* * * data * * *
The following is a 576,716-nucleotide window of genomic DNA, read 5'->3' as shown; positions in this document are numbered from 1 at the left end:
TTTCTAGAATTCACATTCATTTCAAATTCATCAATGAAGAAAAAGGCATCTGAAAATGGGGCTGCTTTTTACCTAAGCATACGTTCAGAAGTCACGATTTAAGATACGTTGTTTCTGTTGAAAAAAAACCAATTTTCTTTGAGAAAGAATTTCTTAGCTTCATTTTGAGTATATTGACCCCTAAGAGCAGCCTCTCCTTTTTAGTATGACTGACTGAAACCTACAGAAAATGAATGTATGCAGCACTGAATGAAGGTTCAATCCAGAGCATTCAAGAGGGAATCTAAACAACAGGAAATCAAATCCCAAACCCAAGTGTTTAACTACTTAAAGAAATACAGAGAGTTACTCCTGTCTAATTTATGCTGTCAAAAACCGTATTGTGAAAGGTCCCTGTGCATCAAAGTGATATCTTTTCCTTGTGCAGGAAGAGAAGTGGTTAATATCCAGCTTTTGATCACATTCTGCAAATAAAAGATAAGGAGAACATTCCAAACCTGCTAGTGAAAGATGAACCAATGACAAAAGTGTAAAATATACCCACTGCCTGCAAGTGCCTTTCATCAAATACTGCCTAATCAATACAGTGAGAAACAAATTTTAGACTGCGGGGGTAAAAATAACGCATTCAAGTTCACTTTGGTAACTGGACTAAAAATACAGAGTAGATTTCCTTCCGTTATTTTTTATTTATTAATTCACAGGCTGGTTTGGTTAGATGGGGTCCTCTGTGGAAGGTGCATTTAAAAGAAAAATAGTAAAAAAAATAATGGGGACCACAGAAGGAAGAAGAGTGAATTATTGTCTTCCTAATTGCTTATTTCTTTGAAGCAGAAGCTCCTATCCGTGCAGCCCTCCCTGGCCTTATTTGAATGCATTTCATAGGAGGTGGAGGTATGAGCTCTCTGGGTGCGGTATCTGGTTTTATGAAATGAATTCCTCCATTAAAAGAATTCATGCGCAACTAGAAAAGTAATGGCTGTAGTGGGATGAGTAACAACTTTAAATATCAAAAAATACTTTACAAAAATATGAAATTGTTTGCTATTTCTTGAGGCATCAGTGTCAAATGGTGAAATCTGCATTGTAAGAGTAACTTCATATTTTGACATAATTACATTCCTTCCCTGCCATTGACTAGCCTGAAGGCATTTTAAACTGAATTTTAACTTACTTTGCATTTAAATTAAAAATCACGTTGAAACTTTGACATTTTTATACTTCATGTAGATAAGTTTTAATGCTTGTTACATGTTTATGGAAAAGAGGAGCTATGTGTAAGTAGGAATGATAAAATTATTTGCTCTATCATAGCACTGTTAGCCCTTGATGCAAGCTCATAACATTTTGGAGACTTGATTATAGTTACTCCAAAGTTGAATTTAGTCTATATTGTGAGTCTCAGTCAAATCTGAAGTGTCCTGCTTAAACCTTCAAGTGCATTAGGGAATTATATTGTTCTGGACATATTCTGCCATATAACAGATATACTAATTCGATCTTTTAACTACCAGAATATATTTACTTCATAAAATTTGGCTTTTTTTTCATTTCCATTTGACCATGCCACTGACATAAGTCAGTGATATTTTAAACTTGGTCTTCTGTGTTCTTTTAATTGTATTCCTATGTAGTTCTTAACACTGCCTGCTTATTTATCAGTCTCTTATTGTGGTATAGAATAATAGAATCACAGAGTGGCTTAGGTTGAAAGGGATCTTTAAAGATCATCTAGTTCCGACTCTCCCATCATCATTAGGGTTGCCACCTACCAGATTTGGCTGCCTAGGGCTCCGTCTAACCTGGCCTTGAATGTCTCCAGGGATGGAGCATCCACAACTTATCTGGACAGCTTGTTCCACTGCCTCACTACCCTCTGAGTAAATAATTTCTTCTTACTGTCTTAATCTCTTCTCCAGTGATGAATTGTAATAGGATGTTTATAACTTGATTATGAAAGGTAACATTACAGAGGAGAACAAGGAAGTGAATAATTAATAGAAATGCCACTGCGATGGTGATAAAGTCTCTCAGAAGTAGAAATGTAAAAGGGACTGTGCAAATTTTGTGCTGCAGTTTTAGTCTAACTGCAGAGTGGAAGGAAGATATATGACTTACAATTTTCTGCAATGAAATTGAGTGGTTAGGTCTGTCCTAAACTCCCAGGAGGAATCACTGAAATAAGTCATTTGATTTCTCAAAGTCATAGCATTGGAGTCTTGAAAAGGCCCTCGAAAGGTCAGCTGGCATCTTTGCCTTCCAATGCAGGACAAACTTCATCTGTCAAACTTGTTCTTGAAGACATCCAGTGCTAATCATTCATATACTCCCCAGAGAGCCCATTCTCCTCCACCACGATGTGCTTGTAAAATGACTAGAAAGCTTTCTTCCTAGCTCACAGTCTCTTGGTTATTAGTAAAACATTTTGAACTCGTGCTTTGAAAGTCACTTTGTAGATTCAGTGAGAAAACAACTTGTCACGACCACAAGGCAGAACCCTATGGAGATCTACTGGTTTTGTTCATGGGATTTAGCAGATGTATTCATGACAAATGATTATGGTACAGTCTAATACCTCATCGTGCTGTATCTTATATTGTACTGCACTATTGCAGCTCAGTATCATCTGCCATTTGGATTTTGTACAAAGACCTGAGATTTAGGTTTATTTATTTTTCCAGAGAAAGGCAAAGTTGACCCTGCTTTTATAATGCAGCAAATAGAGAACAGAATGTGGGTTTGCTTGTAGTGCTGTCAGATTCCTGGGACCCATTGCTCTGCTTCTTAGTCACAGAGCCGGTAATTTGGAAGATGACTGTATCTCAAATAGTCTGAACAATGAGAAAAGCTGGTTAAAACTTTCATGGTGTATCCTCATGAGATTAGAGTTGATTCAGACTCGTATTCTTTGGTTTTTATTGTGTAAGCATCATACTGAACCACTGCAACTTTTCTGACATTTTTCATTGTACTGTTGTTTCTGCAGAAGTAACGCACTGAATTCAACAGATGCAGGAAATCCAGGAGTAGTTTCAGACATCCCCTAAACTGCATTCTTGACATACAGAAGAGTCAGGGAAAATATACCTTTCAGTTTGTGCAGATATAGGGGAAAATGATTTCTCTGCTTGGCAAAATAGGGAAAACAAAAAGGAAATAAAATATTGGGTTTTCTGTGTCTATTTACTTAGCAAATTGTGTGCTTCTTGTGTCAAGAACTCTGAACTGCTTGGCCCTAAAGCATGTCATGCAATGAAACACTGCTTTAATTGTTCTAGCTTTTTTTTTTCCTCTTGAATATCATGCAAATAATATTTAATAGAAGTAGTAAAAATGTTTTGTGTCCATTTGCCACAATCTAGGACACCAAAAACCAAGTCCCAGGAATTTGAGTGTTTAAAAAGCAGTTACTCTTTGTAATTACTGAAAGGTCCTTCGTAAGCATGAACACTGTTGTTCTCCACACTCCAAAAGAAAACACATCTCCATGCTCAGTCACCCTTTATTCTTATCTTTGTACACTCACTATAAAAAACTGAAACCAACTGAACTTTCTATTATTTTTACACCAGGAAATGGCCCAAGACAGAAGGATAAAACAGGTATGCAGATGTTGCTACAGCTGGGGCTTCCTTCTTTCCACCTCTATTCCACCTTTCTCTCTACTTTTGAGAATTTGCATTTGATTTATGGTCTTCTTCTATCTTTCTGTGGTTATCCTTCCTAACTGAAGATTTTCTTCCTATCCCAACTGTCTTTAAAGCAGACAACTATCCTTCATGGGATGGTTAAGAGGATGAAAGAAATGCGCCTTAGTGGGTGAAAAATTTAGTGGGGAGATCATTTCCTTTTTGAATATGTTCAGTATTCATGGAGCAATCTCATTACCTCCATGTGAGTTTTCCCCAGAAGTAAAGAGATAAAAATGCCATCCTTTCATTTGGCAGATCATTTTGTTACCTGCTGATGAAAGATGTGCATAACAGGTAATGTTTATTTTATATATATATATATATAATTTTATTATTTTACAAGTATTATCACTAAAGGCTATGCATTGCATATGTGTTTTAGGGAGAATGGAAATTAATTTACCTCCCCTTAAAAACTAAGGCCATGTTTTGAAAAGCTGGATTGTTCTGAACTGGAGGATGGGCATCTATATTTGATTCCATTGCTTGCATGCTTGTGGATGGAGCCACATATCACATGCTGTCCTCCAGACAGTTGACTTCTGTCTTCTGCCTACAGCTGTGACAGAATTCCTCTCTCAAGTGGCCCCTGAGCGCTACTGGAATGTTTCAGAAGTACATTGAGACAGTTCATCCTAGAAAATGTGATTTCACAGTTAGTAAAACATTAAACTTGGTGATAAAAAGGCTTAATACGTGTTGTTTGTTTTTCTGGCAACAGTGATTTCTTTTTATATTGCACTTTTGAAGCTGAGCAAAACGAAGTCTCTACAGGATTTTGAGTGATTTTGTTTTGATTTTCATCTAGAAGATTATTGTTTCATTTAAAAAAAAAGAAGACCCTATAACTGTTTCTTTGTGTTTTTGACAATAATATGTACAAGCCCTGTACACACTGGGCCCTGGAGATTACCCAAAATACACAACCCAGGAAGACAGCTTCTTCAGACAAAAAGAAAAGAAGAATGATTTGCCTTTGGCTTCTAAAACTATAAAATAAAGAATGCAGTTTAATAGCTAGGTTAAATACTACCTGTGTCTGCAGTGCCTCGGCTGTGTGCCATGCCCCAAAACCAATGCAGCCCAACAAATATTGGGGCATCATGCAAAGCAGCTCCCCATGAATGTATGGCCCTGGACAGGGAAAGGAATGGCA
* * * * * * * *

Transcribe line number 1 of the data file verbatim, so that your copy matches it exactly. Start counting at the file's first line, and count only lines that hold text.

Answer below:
The following is a 576,716-nucleotide window of genomic DNA, read 5'->3' as shown; positions in this document are numbered from 1 at the left end: